“You gain strength, courage and confidence by every experience in which you really stop to look fear in the face.
You must do the thing that you think you cannot do.” -Eleanor Roosevelt, 1884 – 1962 America’s longest serving First Lady, 1933-1945
The 2nd half of this quote is often repeated, the 1st half hardly ever. The 1st half speaks to me because it speaks bluntly of the need to STOP (really stop) and confront your fears. Eleanor Roosevelt was Franklin Delano Roosevelt’s First Lady during the Great Depression and WWII – times of great fear, real fear. Times were brutal: think 25% unemployment and no safety nets like unemployment insurance or food stamps. I love inspirational quotes but I like to remain reasonably realistic (i.e. fully prepared for the challenges ahead). Positive attitude always, pink paint over rust never!
A second truth contained in the 1st half of the quote is that growth is a PROCESS: you GAIN strength through every experience. Every disciplined effort has multiple benefits; each time you walk (stumble?) through the crucible, your ability grows, you are able to build your skills, you are better prepared for the next test.
Fear is strongest in the shadows, a weak bully when confronted in the full light of day. Fears are often simply our dark side’s dysfunctional way of attempting to protect us, the ‘bad’ side of the ego trying to stay in power, to hold onto the past, the “comfort” of the safe (ha!), known territory.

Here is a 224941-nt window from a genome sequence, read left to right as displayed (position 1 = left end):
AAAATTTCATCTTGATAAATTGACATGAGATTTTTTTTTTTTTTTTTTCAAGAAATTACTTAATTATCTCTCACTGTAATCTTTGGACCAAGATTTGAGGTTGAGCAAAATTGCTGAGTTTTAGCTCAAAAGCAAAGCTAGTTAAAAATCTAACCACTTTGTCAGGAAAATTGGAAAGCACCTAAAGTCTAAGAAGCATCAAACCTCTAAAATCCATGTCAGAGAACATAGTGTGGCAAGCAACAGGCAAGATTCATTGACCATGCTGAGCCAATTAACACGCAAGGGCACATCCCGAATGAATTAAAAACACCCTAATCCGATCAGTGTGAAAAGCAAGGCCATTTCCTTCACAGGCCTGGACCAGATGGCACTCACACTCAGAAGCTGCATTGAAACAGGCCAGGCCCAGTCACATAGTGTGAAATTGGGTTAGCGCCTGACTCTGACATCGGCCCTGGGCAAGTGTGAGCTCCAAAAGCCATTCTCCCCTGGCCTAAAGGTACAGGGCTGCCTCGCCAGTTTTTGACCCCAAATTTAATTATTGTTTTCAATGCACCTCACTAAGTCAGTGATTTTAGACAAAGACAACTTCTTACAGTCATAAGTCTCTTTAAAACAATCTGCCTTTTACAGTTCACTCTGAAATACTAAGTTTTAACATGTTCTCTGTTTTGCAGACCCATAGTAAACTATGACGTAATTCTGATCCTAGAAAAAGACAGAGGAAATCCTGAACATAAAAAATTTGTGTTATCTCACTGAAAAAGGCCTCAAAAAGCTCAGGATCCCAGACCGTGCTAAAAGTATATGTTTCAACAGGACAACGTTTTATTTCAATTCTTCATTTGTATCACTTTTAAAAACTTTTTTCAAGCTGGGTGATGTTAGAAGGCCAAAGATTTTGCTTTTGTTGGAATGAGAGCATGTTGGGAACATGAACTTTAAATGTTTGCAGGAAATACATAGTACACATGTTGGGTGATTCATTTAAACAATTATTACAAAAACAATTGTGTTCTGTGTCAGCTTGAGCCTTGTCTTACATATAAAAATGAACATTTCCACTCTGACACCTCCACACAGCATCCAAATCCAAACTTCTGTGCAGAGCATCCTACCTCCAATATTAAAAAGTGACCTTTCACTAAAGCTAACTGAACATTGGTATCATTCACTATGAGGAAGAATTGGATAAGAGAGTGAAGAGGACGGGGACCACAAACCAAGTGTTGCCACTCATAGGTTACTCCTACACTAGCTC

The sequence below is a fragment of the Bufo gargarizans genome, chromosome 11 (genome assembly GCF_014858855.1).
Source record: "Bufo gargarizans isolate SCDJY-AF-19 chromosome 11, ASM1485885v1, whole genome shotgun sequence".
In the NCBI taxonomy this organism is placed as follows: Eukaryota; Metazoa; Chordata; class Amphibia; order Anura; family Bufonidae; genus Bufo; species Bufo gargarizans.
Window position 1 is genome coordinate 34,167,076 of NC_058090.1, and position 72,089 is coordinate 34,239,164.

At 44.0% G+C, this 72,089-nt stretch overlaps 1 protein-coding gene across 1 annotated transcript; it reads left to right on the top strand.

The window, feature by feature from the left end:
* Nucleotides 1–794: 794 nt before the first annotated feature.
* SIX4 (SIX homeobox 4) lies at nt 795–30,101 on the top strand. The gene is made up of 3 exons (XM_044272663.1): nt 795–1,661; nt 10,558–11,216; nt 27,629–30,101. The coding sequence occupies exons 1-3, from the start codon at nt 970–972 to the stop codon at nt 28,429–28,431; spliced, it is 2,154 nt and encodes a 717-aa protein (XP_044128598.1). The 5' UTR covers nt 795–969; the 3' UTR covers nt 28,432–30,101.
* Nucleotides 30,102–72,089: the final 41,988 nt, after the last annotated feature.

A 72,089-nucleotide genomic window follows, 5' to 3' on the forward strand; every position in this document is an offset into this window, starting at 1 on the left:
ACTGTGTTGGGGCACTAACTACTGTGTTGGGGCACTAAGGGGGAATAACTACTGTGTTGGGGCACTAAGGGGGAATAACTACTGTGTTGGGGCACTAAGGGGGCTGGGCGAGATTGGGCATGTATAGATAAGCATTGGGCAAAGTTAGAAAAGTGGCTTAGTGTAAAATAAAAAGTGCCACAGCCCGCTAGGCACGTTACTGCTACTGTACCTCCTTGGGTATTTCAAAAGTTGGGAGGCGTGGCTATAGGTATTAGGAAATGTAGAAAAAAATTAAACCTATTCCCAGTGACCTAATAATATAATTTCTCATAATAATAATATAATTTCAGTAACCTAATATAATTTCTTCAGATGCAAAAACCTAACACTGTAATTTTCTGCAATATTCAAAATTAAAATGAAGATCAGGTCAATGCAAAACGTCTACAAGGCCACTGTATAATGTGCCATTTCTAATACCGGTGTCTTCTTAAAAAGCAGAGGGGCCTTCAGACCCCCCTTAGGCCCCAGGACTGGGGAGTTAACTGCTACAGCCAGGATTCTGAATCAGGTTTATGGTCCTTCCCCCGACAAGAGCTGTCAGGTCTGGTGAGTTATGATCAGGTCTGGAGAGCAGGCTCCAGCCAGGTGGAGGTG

I visualize myself at a campfire with my fears snorting and circling in the surrounding darkness. One by one, I call them into the light; embrace them; thank them for their services (they were just trying to protect me after all) assure them that their help is no longer needed and hand them their gold retirement watch! Sometimes I throw a few more logs onto the fire to make it burn brighter, sometimes I dial up a glorious dawn to banish all shadows. Like all affirmations and visualizations as well as like exercise, strength training and any new skill, the more you do it, the better you get and even the masters need to repeat the process occasionally!
“The cave you fear to enter holds the treasure you seek.” – Joseph Campbell, 1094-1987
“We must travel in the direction of our fear.”– John Allyn Berryman, 1914 – 1972, American poet
“Once men are caught up in an event they cease to be afraid. Only the unknown frightens men.”– Antoine de Saint-Exupéry, author, Le Petit Prince, 1900 – 31 July 1944, vanished while flying his 9th Allied reconnaissance mission off Italy